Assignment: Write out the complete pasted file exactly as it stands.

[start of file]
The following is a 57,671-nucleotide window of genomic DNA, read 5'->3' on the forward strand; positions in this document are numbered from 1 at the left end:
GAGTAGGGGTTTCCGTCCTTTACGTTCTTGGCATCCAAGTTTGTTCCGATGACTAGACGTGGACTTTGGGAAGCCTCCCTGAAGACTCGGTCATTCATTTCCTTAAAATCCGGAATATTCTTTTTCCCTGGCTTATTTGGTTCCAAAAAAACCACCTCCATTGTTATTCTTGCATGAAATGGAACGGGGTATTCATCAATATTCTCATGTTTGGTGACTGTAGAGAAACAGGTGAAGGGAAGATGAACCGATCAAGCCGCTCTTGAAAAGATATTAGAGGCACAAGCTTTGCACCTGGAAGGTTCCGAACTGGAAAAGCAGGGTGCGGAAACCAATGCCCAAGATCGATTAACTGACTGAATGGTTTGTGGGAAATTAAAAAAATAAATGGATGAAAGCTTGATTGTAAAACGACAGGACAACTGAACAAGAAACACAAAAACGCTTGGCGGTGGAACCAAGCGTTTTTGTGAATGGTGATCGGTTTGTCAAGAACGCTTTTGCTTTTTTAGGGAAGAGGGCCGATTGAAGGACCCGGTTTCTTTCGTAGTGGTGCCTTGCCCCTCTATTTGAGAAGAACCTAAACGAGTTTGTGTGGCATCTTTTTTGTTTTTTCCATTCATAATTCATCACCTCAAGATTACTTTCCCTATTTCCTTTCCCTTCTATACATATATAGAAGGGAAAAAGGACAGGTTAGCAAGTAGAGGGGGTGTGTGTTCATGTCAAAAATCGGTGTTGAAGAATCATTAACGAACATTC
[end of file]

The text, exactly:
The following is a 57,671-nucleotide window of genomic DNA, read 5'->3' on the forward strand; positions in this document are numbered from 1 at the left end:
GAGTAGGGGTTTCCGTCCTTTACGTTCTTGGCATCCAAGTTTGTTCCGATGACTAGACGTGGACTTTGGGAAGCCTCCCTGAAGACTCGGTCATTCATTTCCTTAAAATCCGGAATATTCTTTTTCCCTGGCTTATTTGGTTCCAAAAAAACCACCTCCATTGTTATTCTTGCATGAAATGGAACGGGGTATTCATCAATATTCTCATGTTTGGTGACTGTAGAGAAACAGGTGAAGGGAAGATGAACCGATCAAGCCGCTCTTGAAAAGATATTAGAGGCACAAGCTTTGCACCTGGAAGGTTCCGAACTGGAAAAGCAGGGTGCGGAAACCAATGCCCAAGATCGATTAACTGACTGAATGGTTTGTGGGAAATTAAAAAAATAAATGGATGAAAGCTTGATTGTAAAACGACAGGACAACTGAACAAGAAACACAAAAACGCTTGGCGGTGGAACCAAGCGTTTTTGTGAATGGTGATCGGTTTGTCAAGAACGCTTTTGCTTTTTTAGGGAAGAGGGCCGATTGAAGGACCCGGTTTCTTTCGTAGTGGTGCCTTGCCCCTCTATTTGAGAAGAACCTAAACGAGTTTGTGTGGCATCTTTTTTGTTTTTTCCATTCATAATTCATCACCTCAAGATTACTTTCCCTATTTCCTTTCCCTTCTATACATATATAGAAGGGAAAAAGGACAGGTTAGCAAGTAGAGGGGGTGTGTGTTCATGTCAAAAATCGGTGTTGAAGAATCATTAACGAACATTC